We used to think once you’ve created a product, there is no much one can do to improve it. This might have been true a few decades ago, but not anymore.
There are two things you can do if you want to improve your product. The first one is to add new features, while the latter is to make existing features better. While both of them work well and make the product more popular, they tackle different problems, and it’s worth discussing them separately.
Improving existing features
In some cases, product improvements can make a great difference in the results you expect from certain existing features. These might be overlooked by the majority of users or perhaps they are used very infrequently. Perhaps they are popular but don't generate new sales, or they need to be improved to achieve product quality standards.
Improvements made to existing product features can:
- Improve usage of a feature, make it more accessible. For example, add a new tab to the menu for accessing this particular feature. Focus groups could be used to determine what steps would make it easier for users to use this feature.
- Provide additional value to the existing features. For example, you could add new types of maps and additional audio guidance to an existing navigation feature.
- Activate rarely used features to reach a broader audience and encourage users to engage with your product in new ways. For example, you could build a Zapier integration for your app to reach people who aren’t yet using the app but may find this new feature useful.
Here is what you could improve starting from tommorow:
- UX/UI improvements — fewer steps needed to achieve common goals, more self-explanatory experience, better visualization of a given process.
- Explore new frontiers – add widgets, change themes, customize your home screen.
- Accessibility features such as larger buttons, an alternative to phone support within an app, contrast settings, and text replacement colors can make a big difference for users with disabilities.
- Improved product quality – bug fixing, better performance, smoother transitions. More responsive UI and removed dead ends in the flow.
Adding new features to the product
When considering new features for your product, you can either go horizontally or vertically.
Amazon is an example of a company that uses a horizontal approach to growth. It started out by selling books online and then expanded into the DVD market, solving one problem for its customers at a time. Today, the company offers thousands of products in addition to books and DVDs.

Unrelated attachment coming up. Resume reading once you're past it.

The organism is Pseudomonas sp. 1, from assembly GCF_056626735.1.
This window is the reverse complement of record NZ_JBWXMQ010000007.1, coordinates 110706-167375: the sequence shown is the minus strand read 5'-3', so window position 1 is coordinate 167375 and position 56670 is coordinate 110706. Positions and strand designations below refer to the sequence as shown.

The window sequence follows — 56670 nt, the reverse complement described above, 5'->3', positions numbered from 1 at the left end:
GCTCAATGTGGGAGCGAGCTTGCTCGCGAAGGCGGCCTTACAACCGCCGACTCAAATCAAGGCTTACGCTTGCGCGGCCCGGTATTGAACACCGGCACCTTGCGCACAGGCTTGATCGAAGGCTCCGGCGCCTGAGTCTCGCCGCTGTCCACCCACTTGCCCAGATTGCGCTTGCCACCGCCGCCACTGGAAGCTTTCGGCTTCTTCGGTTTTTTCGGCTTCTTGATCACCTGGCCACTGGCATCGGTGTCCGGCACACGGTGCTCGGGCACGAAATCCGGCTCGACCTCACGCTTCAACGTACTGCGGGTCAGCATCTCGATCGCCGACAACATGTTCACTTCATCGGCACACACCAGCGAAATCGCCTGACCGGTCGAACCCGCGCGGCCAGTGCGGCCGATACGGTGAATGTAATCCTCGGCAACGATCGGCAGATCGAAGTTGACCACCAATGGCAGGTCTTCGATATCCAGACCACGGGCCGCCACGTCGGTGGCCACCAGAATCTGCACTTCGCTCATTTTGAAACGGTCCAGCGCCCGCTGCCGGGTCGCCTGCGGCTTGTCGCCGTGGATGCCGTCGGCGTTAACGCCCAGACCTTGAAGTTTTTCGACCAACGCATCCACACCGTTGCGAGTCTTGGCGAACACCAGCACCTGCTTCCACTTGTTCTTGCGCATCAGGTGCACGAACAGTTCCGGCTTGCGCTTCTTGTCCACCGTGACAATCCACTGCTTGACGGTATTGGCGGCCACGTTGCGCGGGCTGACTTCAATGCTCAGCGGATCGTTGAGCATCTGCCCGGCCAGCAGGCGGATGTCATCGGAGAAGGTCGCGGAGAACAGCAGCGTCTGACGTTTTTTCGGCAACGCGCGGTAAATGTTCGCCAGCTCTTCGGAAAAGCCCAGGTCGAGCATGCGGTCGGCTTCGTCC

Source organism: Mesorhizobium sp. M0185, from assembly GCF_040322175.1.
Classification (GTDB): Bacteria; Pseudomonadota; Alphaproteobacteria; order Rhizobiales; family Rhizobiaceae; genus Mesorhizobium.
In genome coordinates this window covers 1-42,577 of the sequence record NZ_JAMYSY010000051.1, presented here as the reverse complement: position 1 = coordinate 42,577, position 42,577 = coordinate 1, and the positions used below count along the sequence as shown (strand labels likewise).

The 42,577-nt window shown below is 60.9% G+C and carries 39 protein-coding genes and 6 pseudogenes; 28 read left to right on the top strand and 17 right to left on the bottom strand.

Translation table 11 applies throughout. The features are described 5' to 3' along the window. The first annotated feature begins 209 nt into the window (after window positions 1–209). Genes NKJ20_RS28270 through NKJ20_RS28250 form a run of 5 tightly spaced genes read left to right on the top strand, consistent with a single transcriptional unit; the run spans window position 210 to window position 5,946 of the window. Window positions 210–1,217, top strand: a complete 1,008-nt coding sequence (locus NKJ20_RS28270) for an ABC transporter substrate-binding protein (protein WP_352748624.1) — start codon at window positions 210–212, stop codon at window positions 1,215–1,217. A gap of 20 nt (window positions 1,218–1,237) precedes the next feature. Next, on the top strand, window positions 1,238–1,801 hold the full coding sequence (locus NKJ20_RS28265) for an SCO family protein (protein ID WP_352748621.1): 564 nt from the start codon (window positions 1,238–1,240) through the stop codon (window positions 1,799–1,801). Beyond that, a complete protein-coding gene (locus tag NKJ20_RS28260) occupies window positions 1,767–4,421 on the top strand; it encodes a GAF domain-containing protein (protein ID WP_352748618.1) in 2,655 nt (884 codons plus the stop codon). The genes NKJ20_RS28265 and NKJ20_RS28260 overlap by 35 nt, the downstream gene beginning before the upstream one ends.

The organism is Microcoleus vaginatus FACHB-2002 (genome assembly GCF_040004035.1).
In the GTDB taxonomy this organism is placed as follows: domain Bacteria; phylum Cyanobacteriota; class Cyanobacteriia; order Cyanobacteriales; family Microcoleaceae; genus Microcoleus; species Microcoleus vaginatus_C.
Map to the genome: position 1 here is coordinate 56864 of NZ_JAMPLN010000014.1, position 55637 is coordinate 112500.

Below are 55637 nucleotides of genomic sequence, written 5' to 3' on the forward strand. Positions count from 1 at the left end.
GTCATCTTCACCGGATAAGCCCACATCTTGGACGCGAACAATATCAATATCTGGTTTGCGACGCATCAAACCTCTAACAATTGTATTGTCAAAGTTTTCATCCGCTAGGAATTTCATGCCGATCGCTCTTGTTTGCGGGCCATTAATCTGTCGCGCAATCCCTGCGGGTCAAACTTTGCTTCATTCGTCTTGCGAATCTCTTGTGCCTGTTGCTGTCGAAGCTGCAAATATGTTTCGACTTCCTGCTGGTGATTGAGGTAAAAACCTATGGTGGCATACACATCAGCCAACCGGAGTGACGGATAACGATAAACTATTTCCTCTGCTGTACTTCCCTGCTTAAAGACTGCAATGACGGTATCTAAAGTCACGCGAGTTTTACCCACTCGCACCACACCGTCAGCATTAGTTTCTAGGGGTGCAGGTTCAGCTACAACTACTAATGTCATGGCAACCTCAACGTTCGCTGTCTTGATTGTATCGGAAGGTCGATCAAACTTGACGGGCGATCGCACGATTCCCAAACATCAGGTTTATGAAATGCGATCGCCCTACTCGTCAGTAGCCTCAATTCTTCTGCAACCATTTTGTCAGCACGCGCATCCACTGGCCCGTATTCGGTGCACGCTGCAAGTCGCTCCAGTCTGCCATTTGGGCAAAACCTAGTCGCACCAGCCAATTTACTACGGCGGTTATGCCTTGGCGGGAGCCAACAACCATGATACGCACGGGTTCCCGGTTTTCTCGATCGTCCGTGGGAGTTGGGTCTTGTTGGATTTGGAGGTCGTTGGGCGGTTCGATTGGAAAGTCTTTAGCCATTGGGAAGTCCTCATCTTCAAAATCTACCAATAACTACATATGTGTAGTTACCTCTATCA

The horizontal approach is more resource-heavy and adds additional complexity on all levels of the product development life cycle.
Vertical integration, which involves a company expanding its operations into different areas under the same brand, is often chosen by startups and small companies with limited resources. A good example is Facebook, which started off as a simple social networking platform for Harvard students. The company kept adding features and improving the performance of the platform until it grew into the world’s most popular social media platform. Most successful companies eventually go vertical too, mainly via acquisitions but also via internal development (Instagram, Whatsapp, Oculus VR, etc.).
You can add new features to make your product more valuable and attractive to customers. Draw up a list of five things you’d like to improve about your product. It can be:
- A brand new functionality that has been heavily requested by your users
- A feature that competitors have and that makes their offer more appealing
- New integrations or new ways of using your software that will open up new possibilities for users
- Additional third-party services included in your platform etc.
These approaches will help you avoid the common trap of jumping into a new development without first identifying whether it’s aligned with your overall company goals. But, most important, it will give you a clear indication of how much time you should invest in every feature or product update. After all, why waste time and resources on anything that isn’t going to help you achieve your goals?
You can achieve higher levels of product efficiency by aligning your short-term plans with your long-term goals. At Atomate, we can help you create an MVP to help you solve the root problem, then allocate resources for future features and improvements.